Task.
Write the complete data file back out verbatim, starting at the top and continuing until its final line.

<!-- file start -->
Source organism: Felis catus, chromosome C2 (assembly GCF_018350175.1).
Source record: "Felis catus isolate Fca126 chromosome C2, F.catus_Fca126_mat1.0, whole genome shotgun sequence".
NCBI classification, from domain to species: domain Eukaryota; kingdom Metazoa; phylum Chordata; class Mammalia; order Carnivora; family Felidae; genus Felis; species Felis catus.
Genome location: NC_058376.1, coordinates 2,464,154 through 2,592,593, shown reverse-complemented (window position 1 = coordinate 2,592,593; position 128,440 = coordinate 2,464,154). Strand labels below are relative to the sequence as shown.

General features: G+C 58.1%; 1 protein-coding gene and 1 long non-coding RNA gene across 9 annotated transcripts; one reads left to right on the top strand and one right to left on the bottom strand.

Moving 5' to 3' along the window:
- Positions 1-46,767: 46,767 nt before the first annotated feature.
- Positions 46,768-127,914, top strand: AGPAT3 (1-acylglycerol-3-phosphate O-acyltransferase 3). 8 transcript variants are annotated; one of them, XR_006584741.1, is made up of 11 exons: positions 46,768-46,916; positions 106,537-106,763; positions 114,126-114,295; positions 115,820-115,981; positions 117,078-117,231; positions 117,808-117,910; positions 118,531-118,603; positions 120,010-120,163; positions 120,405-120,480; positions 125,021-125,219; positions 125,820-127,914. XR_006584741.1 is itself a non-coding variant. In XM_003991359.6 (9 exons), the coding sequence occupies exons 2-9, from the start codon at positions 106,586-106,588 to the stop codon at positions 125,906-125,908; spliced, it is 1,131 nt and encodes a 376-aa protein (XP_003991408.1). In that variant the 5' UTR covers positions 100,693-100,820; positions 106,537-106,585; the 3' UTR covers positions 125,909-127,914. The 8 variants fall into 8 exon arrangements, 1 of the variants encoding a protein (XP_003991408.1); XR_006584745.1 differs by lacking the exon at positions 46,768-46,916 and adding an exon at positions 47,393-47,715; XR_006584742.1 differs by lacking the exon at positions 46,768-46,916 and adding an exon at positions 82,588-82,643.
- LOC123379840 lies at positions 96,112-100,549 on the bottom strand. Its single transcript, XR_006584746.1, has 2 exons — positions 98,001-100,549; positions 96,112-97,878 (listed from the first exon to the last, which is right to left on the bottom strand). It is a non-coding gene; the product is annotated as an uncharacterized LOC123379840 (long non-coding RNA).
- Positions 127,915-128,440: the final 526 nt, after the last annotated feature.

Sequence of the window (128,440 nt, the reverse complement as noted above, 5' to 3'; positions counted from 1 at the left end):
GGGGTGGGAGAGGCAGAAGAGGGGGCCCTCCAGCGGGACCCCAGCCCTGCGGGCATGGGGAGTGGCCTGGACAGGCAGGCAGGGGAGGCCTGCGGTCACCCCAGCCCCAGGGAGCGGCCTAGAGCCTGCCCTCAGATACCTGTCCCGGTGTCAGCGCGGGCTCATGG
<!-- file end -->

Source organism: Felis catus, chromosome C2 (assembly GCF_018350175.1).
Source record: "Felis catus isolate Fca126 chromosome C2, F.catus_Fca126_mat1.0, whole genome shotgun sequence".
NCBI classification, from domain to species: domain Eukaryota; kingdom Metazoa; phylum Chordata; class Mammalia; order Carnivora; family Felidae; genus Felis; species Felis catus.
Genome location: NC_058376.1, coordinates 2,464,154 through 2,592,593, shown reverse-complemented (window position 1 = coordinate 2,592,593; position 128,440 = coordinate 2,464,154). Strand labels below are relative to the sequence as shown.

General features: G+C 58.1%; 1 protein-coding gene and 1 long non-coding RNA gene across 9 annotated transcripts; one reads left to right on the top strand and one right to left on the bottom strand.

Moving 5' to 3' along the window:
- Positions 1-46,767: 46,767 nt before the first annotated feature.
- Positions 46,768-127,914, top strand: AGPAT3 (1-acylglycerol-3-phosphate O-acyltransferase 3). 8 transcript variants are annotated; one of them, XR_006584741.1, is made up of 11 exons: positions 46,768-46,916; positions 106,537-106,763; positions 114,126-114,295; positions 115,820-115,981; positions 117,078-117,231; positions 117,808-117,910; positions 118,531-118,603; positions 120,010-120,163; positions 120,405-120,480; positions 125,021-125,219; positions 125,820-127,914. XR_006584741.1 is itself a non-coding variant. In XM_003991359.6 (9 exons), the coding sequence occupies exons 2-9, from the start codon at positions 106,586-106,588 to the stop codon at positions 125,906-125,908; spliced, it is 1,131 nt and encodes a 376-aa protein (XP_003991408.1). In that variant the 5' UTR covers positions 100,693-100,820; positions 106,537-106,585; the 3' UTR covers positions 125,909-127,914. The 8 variants fall into 8 exon arrangements, 1 of the variants encoding a protein (XP_003991408.1); XR_006584745.1 differs by lacking the exon at positions 46,768-46,916 and adding an exon at positions 47,393-47,715; XR_006584742.1 differs by lacking the exon at positions 46,768-46,916 and adding an exon at positions 82,588-82,643.
- LOC123379840 lies at positions 96,112-100,549 on the bottom strand. Its single transcript, XR_006584746.1, has 2 exons — positions 98,001-100,549; positions 96,112-97,878 (listed from the first exon to the last, which is right to left on the bottom strand). It is a non-coding gene; the product is annotated as an uncharacterized LOC123379840 (long non-coding RNA).
- Positions 127,915-128,440: the final 526 nt, after the last annotated feature.

Sequence of the window (128,440 nt, the reverse complement as noted above, 5' to 3'; positions counted from 1 at the left end):
GGGGTGGGAGAGGCAGAAGAGGGGGCCCTCCAGCGGGACCCCAGCCCTGCGGGCATGGGGAGTGGCCTGGACAGGCAGGCAGGGGAGGCCTGCGGTCACCCCAGCCCCAGGGAGCGGCCTAGAGCCTGCCCTCAGATACCTGTCCCGGTGTCAGCGCGGGCTCATGG